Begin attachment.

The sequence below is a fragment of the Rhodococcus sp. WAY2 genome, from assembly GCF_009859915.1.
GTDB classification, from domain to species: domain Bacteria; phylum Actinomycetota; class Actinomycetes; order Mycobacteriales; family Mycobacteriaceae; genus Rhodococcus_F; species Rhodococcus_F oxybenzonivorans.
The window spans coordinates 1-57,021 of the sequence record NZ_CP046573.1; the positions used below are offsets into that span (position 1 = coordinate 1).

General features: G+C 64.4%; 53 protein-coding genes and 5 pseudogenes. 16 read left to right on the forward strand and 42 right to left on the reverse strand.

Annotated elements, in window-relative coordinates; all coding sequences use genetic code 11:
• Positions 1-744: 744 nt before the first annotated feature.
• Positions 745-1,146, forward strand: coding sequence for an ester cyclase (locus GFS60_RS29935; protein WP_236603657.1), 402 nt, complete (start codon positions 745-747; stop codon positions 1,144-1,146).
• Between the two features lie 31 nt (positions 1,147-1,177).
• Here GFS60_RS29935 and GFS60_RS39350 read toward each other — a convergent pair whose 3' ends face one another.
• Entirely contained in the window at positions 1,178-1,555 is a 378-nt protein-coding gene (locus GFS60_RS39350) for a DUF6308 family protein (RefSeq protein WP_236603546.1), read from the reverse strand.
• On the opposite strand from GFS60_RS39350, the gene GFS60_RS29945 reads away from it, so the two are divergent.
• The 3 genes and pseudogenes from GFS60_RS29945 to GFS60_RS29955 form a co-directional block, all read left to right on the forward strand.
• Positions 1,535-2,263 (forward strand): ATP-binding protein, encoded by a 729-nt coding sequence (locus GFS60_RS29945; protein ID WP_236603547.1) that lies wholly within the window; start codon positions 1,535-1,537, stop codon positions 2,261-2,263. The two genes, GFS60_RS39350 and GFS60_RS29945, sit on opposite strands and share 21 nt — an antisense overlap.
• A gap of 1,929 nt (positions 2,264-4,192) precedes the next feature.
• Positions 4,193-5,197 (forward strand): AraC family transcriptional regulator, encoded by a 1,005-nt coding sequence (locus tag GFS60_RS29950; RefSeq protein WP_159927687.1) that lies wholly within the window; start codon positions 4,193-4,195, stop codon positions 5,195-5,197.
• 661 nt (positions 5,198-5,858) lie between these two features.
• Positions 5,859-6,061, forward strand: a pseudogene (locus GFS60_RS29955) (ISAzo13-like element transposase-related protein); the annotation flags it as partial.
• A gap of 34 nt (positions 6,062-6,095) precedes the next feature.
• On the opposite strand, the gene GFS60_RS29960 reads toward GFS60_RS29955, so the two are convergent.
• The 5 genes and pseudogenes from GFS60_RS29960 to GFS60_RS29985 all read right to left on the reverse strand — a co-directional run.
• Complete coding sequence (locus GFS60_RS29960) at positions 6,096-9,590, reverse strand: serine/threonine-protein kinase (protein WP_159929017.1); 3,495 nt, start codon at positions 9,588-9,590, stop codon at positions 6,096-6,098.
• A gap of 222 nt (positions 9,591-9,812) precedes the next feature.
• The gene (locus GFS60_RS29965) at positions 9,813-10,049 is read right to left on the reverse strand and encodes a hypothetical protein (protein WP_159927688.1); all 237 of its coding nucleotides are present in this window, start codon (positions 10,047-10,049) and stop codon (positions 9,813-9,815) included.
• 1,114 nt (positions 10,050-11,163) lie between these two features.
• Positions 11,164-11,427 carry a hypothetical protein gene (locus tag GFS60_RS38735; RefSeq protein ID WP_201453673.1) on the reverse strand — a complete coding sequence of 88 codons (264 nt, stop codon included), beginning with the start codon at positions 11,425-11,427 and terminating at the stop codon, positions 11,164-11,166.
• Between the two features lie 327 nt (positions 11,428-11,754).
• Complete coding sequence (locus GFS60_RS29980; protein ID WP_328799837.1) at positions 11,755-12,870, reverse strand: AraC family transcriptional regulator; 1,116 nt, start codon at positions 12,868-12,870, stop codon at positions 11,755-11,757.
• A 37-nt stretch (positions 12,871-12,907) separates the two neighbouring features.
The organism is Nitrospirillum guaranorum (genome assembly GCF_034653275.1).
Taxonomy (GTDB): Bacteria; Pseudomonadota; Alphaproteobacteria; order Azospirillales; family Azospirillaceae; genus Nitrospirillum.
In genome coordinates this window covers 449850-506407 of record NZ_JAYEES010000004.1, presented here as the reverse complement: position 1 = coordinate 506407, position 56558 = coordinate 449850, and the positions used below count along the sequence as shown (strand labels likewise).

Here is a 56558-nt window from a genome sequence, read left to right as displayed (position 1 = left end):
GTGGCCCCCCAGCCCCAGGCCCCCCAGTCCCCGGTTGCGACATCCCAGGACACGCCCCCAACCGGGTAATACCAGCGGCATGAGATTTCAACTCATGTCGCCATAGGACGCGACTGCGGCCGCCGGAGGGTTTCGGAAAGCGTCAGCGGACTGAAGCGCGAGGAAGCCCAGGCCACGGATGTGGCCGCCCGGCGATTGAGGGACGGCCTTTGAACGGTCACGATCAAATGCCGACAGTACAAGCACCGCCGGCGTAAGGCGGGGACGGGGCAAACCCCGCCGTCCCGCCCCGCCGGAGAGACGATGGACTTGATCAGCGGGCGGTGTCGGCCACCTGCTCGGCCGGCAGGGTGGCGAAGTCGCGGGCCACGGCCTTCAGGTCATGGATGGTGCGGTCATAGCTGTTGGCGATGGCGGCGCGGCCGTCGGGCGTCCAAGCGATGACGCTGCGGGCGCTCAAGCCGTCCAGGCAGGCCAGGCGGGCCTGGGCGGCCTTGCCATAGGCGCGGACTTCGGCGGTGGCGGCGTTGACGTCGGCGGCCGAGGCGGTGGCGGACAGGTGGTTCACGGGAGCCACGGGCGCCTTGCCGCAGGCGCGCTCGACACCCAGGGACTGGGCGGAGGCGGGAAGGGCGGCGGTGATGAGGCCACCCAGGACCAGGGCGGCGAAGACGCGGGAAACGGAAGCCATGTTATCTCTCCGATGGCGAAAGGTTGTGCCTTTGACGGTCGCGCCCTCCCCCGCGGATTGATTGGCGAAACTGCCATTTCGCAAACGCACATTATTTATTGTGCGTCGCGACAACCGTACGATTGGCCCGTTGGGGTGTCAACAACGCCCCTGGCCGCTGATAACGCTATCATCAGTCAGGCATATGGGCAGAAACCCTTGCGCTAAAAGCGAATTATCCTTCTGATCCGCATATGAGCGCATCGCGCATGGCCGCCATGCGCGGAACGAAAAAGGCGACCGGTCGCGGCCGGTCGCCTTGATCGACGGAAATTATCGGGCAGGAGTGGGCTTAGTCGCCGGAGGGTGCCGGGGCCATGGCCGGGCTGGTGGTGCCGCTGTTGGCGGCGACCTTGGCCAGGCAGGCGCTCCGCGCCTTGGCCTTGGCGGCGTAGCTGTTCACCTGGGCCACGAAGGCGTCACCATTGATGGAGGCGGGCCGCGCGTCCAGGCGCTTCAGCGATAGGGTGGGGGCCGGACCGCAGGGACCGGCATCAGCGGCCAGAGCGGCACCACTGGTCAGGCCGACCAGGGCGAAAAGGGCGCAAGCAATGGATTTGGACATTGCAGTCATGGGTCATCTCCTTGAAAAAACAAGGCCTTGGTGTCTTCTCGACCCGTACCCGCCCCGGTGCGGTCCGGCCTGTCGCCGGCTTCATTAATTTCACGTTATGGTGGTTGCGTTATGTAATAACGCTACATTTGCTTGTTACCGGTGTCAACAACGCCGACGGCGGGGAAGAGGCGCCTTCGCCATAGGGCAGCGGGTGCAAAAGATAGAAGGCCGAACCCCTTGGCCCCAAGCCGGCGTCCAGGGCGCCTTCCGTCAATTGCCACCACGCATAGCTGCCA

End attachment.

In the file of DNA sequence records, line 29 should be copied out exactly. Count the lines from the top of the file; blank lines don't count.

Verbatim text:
The organism is Nitrospirillum guaranorum (genome assembly GCF_034653275.1).